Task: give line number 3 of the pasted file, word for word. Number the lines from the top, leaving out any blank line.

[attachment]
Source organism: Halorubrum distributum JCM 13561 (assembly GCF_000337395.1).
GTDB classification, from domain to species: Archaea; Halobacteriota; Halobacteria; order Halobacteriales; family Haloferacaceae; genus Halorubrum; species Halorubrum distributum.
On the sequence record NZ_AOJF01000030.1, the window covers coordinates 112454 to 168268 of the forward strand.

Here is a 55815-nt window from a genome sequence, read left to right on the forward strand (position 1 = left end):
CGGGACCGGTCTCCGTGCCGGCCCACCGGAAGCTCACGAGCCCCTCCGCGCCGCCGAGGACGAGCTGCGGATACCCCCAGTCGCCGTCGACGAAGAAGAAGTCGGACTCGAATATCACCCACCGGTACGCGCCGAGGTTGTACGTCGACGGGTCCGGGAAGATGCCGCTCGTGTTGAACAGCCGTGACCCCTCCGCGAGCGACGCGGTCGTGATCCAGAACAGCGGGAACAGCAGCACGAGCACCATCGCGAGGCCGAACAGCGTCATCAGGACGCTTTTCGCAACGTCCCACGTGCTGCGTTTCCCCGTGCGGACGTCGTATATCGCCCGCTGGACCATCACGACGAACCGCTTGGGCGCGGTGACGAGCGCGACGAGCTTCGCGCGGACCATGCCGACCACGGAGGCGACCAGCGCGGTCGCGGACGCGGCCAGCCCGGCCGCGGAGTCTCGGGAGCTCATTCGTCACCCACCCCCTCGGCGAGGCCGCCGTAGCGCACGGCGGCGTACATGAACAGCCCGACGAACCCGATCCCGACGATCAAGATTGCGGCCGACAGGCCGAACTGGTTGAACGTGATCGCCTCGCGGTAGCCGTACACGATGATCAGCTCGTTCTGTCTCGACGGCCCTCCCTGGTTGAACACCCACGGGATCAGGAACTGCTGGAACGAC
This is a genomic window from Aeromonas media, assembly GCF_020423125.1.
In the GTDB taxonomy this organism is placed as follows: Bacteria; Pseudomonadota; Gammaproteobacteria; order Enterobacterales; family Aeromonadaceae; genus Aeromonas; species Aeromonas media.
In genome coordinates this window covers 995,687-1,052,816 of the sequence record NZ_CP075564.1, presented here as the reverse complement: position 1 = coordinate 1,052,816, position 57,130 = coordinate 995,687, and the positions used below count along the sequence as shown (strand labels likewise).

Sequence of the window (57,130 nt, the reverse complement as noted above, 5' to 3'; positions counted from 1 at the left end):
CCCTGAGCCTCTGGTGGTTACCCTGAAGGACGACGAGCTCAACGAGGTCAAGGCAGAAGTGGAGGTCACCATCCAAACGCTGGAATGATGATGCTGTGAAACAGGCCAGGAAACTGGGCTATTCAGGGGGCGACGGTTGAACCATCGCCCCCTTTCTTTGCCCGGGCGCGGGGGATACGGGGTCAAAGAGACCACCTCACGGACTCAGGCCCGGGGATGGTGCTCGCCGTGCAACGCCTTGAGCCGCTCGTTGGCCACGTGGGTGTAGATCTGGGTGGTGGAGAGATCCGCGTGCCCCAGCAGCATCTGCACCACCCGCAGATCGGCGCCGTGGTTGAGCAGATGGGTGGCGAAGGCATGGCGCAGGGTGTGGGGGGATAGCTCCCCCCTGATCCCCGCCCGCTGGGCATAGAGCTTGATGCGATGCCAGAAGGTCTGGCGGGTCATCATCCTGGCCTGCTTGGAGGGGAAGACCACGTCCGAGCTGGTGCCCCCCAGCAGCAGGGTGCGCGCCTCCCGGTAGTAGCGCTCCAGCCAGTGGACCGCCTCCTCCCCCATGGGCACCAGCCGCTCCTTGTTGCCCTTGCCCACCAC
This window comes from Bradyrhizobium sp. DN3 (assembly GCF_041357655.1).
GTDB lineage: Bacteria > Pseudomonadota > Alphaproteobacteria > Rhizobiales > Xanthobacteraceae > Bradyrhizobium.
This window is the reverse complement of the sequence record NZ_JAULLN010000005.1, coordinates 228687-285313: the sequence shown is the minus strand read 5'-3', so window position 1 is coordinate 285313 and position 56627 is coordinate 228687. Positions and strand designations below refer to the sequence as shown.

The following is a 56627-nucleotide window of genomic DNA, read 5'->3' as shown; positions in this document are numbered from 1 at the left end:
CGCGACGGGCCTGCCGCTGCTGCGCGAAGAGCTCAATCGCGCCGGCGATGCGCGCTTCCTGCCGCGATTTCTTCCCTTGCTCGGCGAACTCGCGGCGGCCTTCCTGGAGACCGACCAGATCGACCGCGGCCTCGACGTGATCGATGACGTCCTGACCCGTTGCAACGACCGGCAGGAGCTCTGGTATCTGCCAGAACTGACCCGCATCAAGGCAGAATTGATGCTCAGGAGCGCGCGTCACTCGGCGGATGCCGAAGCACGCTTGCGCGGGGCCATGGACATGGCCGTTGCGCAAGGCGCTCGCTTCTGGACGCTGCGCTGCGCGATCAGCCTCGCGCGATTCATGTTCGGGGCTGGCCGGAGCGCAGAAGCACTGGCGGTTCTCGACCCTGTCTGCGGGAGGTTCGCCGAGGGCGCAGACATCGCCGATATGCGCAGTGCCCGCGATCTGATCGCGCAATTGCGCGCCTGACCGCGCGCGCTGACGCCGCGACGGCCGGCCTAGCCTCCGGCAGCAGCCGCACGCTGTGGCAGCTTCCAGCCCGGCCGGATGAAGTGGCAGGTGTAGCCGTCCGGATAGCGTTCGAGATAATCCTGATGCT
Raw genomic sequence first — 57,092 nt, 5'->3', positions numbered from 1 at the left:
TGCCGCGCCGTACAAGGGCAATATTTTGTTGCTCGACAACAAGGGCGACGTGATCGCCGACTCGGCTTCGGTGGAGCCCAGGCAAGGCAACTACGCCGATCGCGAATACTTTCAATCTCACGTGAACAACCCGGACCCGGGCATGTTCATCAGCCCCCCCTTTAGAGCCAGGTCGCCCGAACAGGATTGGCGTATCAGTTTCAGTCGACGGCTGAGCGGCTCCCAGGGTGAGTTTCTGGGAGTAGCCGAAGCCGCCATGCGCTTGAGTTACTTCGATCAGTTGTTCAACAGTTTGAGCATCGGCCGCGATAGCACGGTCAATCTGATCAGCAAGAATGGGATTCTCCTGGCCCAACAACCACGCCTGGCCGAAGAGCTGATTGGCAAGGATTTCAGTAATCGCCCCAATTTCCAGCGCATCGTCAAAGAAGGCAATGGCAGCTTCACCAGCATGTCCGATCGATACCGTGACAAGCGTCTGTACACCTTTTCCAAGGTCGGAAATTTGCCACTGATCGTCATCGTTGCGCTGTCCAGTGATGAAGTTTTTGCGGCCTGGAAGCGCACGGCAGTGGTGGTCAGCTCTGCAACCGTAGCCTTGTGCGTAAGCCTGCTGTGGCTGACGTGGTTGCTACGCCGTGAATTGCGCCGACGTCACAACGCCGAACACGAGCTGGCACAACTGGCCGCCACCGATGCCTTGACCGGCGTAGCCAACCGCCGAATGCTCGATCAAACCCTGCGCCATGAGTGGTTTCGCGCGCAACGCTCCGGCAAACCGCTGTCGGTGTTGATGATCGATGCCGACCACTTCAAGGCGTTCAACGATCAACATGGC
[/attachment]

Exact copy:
On the sequence record NZ_AOJF01000030.1, the window covers coordinates 112454 to 168268 of the forward strand.